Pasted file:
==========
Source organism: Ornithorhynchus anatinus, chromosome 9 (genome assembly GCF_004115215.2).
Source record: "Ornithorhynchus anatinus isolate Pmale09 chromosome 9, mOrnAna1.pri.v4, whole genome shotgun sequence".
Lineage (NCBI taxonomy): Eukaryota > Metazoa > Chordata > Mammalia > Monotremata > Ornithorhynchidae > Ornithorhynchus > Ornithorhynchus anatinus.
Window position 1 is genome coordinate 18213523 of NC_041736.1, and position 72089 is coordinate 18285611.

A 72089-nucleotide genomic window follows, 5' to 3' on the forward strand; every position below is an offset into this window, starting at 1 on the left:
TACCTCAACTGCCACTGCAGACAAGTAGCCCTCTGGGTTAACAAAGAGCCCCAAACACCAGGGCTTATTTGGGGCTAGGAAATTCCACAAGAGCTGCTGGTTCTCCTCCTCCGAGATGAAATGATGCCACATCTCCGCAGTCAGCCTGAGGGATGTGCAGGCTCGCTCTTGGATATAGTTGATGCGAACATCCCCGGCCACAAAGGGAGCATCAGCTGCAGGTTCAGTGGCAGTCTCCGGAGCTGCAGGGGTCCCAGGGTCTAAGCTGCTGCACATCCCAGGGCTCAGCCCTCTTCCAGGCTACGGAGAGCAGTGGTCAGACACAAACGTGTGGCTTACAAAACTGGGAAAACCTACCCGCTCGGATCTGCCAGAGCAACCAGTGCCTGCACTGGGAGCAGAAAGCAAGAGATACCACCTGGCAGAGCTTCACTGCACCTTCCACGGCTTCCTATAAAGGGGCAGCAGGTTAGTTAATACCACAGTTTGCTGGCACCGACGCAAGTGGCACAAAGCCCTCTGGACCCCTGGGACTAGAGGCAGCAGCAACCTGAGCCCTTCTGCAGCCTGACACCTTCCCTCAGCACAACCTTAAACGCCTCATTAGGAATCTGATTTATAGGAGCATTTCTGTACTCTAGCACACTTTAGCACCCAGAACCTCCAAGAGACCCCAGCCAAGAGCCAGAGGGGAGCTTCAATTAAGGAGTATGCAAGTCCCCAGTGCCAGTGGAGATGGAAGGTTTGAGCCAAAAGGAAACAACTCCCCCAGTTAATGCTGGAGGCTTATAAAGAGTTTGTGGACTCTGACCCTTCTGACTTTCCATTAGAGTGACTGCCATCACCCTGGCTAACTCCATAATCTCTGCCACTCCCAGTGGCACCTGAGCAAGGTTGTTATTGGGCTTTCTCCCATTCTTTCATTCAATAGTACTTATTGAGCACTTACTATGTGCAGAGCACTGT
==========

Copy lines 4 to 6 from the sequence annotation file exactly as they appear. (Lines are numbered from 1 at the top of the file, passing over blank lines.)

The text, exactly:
Window position 1 is genome coordinate 18213523 of NC_041736.1, and position 72089 is coordinate 18285611.

A 72089-nucleotide genomic window follows, 5' to 3' on the forward strand; every position below is an offset into this window, starting at 1 on the left:
TACCTCAACTGCCACTGCAGACAAGTAGCCCTCTGGGTTAACAAAGAGCCCCAAACACCAGGGCTTATTTGGGGCTAGGAAATTCCACAAGAGCTGCTGGTTCTCCTCCTCCGAGATGAAATGATGCCACATCTCCGCAGTCAGCCTGAGGGATGTGCAGGCTCGCTCTTGGATATAGTTGATGCGAACATCCCCGGCCACAAAGGGAGCATCAGCTGCAGGTTCAGTGGCAGTCTCCGGAGCTGCAGGGGTCCCAGGGTCTAAGCTGCTGCACATCCCAGGGCTCAGCCCTCTTCCAGGCTACGGAGAGCAGTGGTCAGACACAAACGTGTGGCTTACAAAACTGGGAAAACCTACCCGCTCGGATCTGCCAGAGCAACCAGTGCCTGCACTGGGAGCAGAAAGCAAGAGATACCACCTGGCAGAGCTTCACTGCACCTTCCACGGCTTCCTATAAAGGGGCAGCAGGTTAGTTAATACCACAGTTTGCTGGCACCGACGCAAGTGGCACAAAGCCCTCTGGACCCCTGGGACTAGAGGCAGCAGCAACCTGAGCCCTTCTGCAGCCTGACACCTTCCCTCAGCACAACCTTAAACGCCTCATTAGGAATCTGATTTATAGGAGCATTTCTGTACTCTAGCACACTTTAGCACCCAGAACCTCCAAGAGACCCCAGCCAAGAGCCAGAGGGGAGCTTCAATTAAGGAGTATGCAAGTCCCCAGTGCCAGTGGAGATGGAAGGTTTGAGCCAAAAGGAAACAACTCCCCCAGTTAATGCTGGAGGCTTATAAAGAGTTTGTGGACTCTGACCCTTCTGACTTTCCATTAGAGTGACTGCCATCACCCTGGCTAACTCCATAATCTCTGCCACTCCCAGTGGCACCTGAGCAAGGTTGTTATTGGGCTTTCTCCCATTCTTTCATTCAATAGTACTTATTGAGCACTTACTATGTGCAGAGCACTGT